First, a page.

A search for meaning in the face of something so brutal it appears absurd. An absurd gesture when meaning itself becomes too much to bear.
The sharing of a cup of nun chai, of salted tea, is a common everyday practice in Kashmir. Alana Hunt, artist and writer, used this simple gesture to start a set of conversations, in Australia, in India and finally, in Kashmir. Each cup marks the one hundred and eighteen civilians who were killed in the protests that roiled the Kashmir valley during the summer of 2010. Each cup of tea was photographed, and the conversation around it written up from memory.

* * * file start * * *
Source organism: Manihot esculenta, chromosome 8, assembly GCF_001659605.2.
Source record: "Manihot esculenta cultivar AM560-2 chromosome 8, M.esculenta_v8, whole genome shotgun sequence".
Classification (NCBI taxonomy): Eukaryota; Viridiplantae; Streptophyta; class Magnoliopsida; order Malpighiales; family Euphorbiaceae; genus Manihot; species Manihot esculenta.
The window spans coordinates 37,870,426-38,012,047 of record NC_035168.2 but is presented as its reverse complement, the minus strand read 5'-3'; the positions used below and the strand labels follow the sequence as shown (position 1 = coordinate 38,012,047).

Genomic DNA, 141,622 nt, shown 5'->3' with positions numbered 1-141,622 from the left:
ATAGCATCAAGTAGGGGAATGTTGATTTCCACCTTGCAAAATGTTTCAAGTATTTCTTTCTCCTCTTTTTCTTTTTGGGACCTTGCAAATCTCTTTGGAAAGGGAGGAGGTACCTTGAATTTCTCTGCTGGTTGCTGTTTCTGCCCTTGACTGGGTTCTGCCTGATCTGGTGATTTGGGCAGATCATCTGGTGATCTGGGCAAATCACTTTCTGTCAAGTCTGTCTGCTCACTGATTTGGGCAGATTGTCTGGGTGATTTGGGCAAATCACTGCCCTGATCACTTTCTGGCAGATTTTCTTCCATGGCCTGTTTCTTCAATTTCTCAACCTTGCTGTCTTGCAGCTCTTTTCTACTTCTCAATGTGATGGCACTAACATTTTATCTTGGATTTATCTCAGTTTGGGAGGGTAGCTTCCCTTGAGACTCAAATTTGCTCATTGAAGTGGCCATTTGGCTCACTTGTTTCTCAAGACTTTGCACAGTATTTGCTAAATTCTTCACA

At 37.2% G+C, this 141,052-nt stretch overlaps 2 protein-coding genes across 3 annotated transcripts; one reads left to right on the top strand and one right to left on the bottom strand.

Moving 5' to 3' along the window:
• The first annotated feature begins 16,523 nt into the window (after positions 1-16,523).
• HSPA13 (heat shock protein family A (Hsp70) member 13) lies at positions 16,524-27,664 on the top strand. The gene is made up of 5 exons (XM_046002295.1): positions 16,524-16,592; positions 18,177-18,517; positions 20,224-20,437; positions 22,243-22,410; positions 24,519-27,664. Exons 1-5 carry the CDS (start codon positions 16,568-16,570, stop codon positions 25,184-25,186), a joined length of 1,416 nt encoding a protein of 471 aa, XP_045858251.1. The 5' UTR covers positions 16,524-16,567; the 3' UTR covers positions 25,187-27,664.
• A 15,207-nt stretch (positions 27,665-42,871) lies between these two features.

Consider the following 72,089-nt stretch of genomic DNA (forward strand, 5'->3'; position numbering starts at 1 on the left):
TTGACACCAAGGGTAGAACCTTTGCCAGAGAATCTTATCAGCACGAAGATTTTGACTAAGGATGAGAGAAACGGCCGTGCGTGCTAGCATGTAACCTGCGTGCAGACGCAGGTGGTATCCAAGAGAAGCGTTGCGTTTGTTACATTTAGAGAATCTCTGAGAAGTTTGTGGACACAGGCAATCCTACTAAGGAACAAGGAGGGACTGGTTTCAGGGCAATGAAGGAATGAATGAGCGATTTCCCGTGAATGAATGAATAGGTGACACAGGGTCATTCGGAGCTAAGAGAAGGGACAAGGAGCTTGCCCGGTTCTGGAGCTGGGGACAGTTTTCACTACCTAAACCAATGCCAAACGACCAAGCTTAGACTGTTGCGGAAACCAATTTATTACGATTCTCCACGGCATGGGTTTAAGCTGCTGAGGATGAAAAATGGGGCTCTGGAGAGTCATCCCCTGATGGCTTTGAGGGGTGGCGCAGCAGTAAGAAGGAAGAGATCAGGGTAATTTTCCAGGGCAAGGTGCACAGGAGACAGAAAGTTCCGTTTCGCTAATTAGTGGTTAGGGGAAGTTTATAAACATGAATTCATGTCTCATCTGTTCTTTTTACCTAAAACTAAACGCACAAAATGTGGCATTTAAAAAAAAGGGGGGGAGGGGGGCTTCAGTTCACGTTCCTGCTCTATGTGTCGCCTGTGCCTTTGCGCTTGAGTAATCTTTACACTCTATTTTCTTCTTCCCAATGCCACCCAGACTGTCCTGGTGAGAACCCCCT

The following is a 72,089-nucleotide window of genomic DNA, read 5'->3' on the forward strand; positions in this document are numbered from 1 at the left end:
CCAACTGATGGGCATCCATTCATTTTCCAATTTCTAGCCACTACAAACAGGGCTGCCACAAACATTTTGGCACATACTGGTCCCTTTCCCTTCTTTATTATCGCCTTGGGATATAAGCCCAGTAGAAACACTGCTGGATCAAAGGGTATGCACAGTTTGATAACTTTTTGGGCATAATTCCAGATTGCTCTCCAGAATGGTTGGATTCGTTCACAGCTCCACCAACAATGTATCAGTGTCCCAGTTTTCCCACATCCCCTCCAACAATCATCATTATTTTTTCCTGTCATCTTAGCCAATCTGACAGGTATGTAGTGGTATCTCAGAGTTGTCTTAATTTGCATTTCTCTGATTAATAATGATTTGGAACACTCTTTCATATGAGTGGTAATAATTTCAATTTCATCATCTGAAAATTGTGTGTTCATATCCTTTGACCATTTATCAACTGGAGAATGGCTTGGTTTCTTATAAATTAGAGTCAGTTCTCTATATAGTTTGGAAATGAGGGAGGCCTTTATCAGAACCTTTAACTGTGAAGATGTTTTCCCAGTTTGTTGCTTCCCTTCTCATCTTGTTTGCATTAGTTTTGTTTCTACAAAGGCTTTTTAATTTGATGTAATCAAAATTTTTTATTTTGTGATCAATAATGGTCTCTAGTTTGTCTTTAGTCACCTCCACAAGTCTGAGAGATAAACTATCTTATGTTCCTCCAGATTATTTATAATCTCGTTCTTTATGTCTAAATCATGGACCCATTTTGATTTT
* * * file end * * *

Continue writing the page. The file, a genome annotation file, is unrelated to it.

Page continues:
In these exchanges the political unfolds through a profoundly personal experience, and events, places and sentiments that are often obscured from view are given breathing space. People, homes, memory—and flavour—combine to make tangible what so many outside Kashmir do not know.
This is an archive of small moments, marking each loss and moving against the normalisation of political violence and death. Spanning the spheres of contemporary art, literature, social-science and journalism, Cups of nun chai is a poignant act of memorialisation—a means of remembering, reading and reminding.
Adroit, and shot through with an extraordinary, even stubborn, compassion, it reflects on Kashmir, but also on nation-making and colonisation, and on power and violence. The histories, political forces and grief behind this work emerge gradually, but with great sensitivity. And eventually with an unexpected degree of ferocity.
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